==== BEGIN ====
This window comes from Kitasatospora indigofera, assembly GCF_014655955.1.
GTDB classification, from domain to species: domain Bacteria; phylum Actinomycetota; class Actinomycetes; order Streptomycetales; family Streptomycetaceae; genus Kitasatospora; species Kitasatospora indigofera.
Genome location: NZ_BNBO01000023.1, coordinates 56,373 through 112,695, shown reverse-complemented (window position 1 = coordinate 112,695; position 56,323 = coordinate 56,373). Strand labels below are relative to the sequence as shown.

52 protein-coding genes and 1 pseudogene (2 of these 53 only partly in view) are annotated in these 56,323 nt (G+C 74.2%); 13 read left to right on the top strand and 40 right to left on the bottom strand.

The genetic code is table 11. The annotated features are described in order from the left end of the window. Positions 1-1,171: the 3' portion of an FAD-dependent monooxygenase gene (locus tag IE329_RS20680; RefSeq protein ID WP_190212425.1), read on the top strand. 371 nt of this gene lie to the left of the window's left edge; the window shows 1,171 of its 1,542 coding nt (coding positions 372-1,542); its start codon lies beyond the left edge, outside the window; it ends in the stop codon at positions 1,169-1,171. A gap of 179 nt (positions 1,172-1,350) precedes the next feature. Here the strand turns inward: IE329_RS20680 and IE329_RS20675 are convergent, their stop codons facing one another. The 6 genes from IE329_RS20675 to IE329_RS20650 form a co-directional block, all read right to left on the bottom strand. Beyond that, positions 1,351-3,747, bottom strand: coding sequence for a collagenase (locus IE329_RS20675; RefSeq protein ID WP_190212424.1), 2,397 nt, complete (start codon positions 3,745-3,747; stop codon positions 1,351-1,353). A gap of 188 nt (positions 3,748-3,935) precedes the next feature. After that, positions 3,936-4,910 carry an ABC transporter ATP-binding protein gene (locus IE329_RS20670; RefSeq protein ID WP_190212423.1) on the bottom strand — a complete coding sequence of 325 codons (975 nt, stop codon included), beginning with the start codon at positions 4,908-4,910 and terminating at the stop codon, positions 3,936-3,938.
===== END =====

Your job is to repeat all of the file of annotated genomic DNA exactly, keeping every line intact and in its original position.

This window comes from Kitasatospora indigofera, assembly GCF_014655955.1.
GTDB classification, from domain to species: domain Bacteria; phylum Actinomycetota; class Actinomycetes; order Streptomycetales; family Streptomycetaceae; genus Kitasatospora; species Kitasatospora indigofera.
Genome location: NZ_BNBO01000023.1, coordinates 56,373 through 112,695, shown reverse-complemented (window position 1 = coordinate 112,695; position 56,323 = coordinate 56,373). Strand labels below are relative to the sequence as shown.

52 protein-coding genes and 1 pseudogene (2 of these 53 only partly in view) are annotated in these 56,323 nt (G+C 74.2%); 13 read left to right on the top strand and 40 right to left on the bottom strand.

The genetic code is table 11. The annotated features are described in order from the left end of the window. Positions 1-1,171: the 3' portion of an FAD-dependent monooxygenase gene (locus tag IE329_RS20680; RefSeq protein ID WP_190212425.1), read on the top strand. 371 nt of this gene lie to the left of the window's left edge; the window shows 1,171 of its 1,542 coding nt (coding positions 372-1,542); its start codon lies beyond the left edge, outside the window; it ends in the stop codon at positions 1,169-1,171. A gap of 179 nt (positions 1,172-1,350) precedes the next feature. Here the strand turns inward: IE329_RS20680 and IE329_RS20675 are convergent, their stop codons facing one another. The 6 genes from IE329_RS20675 to IE329_RS20650 form a co-directional block, all read right to left on the bottom strand. Beyond that, positions 1,351-3,747, bottom strand: coding sequence for a collagenase (locus IE329_RS20675; RefSeq protein ID WP_190212424.1), 2,397 nt, complete (start codon positions 3,745-3,747; stop codon positions 1,351-1,353). A gap of 188 nt (positions 3,748-3,935) precedes the next feature. After that, positions 3,936-4,910 carry an ABC transporter ATP-binding protein gene (locus IE329_RS20670; RefSeq protein ID WP_190212423.1) on the bottom strand — a complete coding sequence of 325 codons (975 nt, stop codon included), beginning with the start codon at positions 4,908-4,910 and terminating at the stop codon, positions 3,936-3,938.